Diagnosis and Treatment of Solitary thyroid nodule – Study and Evaluation in Portugal

Helena Vilar, Francisco Carrilho, Fátima Borges, Edward Limbert, Fernando Rodrigues, Maria João Oliveira, João Jácome De Castro, . Grupo de Estudos da Tiróide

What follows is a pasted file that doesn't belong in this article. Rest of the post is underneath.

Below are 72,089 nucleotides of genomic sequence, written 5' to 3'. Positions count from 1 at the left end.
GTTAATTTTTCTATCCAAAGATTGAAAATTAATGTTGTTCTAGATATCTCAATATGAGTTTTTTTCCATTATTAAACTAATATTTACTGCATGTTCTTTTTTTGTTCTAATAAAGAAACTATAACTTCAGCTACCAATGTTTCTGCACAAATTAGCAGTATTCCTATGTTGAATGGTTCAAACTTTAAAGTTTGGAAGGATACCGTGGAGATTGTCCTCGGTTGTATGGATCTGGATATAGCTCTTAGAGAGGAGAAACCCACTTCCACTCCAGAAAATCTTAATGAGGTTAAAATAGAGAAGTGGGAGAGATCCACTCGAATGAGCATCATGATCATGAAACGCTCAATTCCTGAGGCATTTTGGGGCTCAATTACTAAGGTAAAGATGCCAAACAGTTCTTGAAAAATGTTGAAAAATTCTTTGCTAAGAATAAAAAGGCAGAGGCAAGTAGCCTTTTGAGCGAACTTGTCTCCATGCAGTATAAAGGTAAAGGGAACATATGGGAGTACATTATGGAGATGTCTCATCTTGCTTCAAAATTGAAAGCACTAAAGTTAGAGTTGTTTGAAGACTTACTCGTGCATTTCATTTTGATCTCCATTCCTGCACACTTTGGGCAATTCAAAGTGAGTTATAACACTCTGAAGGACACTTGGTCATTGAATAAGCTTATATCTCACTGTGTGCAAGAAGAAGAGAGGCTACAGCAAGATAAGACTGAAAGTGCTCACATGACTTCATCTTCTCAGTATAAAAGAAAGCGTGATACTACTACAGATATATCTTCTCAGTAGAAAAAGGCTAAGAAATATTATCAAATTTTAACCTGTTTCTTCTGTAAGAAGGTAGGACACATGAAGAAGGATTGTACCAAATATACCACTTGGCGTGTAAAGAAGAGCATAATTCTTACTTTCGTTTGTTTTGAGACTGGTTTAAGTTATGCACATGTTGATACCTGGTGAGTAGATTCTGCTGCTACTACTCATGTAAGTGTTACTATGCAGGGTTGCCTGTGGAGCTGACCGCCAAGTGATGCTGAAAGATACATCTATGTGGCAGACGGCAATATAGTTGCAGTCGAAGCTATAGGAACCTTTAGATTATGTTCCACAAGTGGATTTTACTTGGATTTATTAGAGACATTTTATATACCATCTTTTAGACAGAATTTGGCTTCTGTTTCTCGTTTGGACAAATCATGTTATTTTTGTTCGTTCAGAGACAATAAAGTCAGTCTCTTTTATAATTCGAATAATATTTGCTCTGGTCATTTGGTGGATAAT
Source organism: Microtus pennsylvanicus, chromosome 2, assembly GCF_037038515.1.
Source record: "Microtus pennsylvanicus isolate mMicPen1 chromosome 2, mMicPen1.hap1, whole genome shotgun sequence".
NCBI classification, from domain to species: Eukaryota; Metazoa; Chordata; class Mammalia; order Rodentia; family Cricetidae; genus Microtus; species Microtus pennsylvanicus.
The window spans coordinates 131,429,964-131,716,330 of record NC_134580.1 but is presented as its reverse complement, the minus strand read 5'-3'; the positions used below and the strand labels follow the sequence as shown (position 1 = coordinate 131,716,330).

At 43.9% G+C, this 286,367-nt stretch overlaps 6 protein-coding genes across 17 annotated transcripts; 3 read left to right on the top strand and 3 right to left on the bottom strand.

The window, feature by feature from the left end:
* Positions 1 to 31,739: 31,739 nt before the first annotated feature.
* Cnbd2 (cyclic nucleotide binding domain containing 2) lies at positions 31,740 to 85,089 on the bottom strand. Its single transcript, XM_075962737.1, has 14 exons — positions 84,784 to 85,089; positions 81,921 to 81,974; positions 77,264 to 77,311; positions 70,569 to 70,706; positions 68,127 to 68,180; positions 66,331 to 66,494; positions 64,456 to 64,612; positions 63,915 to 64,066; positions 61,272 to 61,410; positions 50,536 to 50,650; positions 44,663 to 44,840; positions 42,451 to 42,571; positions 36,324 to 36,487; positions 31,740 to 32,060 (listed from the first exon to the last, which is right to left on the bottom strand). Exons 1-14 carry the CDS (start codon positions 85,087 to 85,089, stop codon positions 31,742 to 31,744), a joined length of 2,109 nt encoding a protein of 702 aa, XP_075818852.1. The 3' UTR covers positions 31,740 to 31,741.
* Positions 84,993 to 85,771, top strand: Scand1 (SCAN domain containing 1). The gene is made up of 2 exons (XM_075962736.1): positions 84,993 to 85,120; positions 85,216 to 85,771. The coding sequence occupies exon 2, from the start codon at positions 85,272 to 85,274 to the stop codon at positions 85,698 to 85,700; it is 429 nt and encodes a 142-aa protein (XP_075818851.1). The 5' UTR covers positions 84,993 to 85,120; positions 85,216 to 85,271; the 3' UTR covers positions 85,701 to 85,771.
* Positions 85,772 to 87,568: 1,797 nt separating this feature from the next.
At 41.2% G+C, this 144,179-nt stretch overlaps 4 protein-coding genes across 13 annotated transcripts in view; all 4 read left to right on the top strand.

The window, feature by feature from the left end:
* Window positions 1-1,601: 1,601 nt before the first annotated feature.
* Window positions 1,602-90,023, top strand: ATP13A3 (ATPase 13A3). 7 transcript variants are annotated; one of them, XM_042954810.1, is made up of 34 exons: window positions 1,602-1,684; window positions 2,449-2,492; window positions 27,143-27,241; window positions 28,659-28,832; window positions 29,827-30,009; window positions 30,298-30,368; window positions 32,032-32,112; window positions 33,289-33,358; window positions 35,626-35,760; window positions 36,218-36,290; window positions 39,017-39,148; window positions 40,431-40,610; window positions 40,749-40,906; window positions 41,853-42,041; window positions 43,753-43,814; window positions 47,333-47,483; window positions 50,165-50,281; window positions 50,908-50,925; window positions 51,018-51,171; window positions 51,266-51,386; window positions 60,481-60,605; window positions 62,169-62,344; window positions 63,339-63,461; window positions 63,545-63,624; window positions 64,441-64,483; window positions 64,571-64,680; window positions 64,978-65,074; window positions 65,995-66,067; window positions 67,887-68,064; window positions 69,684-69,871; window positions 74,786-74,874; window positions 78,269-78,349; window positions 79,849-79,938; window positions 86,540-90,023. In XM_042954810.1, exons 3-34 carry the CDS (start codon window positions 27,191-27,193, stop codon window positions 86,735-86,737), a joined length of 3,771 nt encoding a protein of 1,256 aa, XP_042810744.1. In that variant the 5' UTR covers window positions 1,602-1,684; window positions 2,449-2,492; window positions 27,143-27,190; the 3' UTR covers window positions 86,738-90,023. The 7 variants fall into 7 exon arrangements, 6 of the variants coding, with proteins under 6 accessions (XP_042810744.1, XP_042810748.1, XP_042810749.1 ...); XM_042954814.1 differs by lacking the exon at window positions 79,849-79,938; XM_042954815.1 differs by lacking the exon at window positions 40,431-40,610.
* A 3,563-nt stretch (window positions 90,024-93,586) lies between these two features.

Introduction – The best diagnostic and treatment strategy for an approach to the nodular thyroid disease continues to be a controversial issue. Objectives – The aim of this study was to characterise medical practice in the diagnosis and treatment of nodular thyroid disease by endocrinologists and surgeons in Portugal in 2002. Methods – A questionnaire based on that used by the European Thyroid Association and the American Thyroid Association was drawn up. The questionnaire, based on a well-defined index case, was circulated by the Portuguese Endocrinology Society to endocrinologists and surgeons: 42 year-old woman with solitary thyroid nodule measuring 2 x 3 cm, with no history of malfunction or painful symptoms. Each doctor was asked to reply as to the adopted diagnosis and therapy procedures for the index case. Eleven variations to the original case were proposed in order to evaluate the alterations for each variation. Results – 1492 questionnaires were sent out, 163 to endocrinologists and 1329 to surgeons. A total of 104 were returned. The global response rate was 7%. The response rate for endocrinologists was 27% and 4.5% for surgeons. Of the 104 questionnaires returned, 42% were from endocrinologists and 58% from surgeons. Concerning tests prescribed, surgeons would use more tests than endocrinologists for the index case. The main differences in laboratory terms were the higher number of prescriptions for total T4 and T3 and thyroglobulin by surgeons and more prescriptions for AATPO by endocrinologists. The average number of tests was 4.6, 4.1 for endocrinologists and 5.1 for surgeons. Relative to imaging and cytology, 32% of doctors advocated a scintigraphy to diagnose the index case, with no significant differences between endocrinologists and surgeons. Ultrasonography was used by over 85% of respondents. 90% prescribed a cytology, 83% guided by palpation and 18% ultrasonography-guided. Concerning treatment, 33% of doctors advocated levothyroxin treatment; surgery was advocated by 16.3% of endocrinologists and 36.6% of surgeons. Meanwhile, the majority of doctors (68%) would opt for no treatment and simply maintain the patient under surveillance. Conclusions – There are important differences in the approach to nodular thyroid disease among the various doctors and specialists, which highlight the difficulty in achieving a diagnostic and therapeutic consensus.

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